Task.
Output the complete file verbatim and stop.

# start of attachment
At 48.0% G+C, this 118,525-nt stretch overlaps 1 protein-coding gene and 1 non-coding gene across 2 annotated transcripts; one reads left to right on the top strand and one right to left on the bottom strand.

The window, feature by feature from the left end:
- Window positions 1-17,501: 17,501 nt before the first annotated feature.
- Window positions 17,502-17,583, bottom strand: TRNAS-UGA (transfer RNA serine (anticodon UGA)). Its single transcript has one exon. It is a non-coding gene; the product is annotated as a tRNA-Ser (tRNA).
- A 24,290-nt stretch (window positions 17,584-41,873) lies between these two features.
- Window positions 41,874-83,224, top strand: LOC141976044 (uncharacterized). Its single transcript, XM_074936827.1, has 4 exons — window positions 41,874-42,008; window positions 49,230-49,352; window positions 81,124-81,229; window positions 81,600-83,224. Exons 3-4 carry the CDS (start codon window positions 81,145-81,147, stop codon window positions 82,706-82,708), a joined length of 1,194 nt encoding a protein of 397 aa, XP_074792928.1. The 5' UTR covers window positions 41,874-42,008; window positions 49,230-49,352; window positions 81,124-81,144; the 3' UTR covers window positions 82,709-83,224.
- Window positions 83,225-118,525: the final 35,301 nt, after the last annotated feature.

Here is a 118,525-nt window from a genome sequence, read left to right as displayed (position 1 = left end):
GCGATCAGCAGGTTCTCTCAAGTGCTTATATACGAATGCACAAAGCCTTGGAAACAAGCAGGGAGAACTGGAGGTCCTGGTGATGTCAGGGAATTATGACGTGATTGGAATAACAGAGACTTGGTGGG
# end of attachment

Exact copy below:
At 48.0% G+C, this 118,525-nt stretch overlaps 1 protein-coding gene and 1 non-coding gene across 2 annotated transcripts; one reads left to right on the top strand and one right to left on the bottom strand.

The window, feature by feature from the left end:
- Window positions 1-17,501: 17,501 nt before the first annotated feature.
- Window positions 17,502-17,583, bottom strand: TRNAS-UGA (transfer RNA serine (anticodon UGA)). Its single transcript has one exon. It is a non-coding gene; the product is annotated as a tRNA-Ser (tRNA).
- A 24,290-nt stretch (window positions 17,584-41,873) lies between these two features.
- Window positions 41,874-83,224, top strand: LOC141976044 (uncharacterized). Its single transcript, XM_074936827.1, has 4 exons — window positions 41,874-42,008; window positions 49,230-49,352; window positions 81,124-81,229; window positions 81,600-83,224. Exons 3-4 carry the CDS (start codon window positions 81,145-81,147, stop codon window positions 82,706-82,708), a joined length of 1,194 nt encoding a protein of 397 aa, XP_074792928.1. The 5' UTR covers window positions 41,874-42,008; window positions 49,230-49,352; window positions 81,124-81,144; the 3' UTR covers window positions 82,709-83,224.
- Window positions 83,225-118,525: the final 35,301 nt, after the last annotated feature.

Here is a 118,525-nt window from a genome sequence, read left to right as displayed (position 1 = left end):
GCGATCAGCAGGTTCTCTCAAGTGCTTATATACGAATGCACAAAGCCTTGGAAACAAGCAGGGAGAACTGGAGGTCCTGGTGATGTCAGGGAATTATGACGTGATTGGAATAACAGAGACTTGGTGGG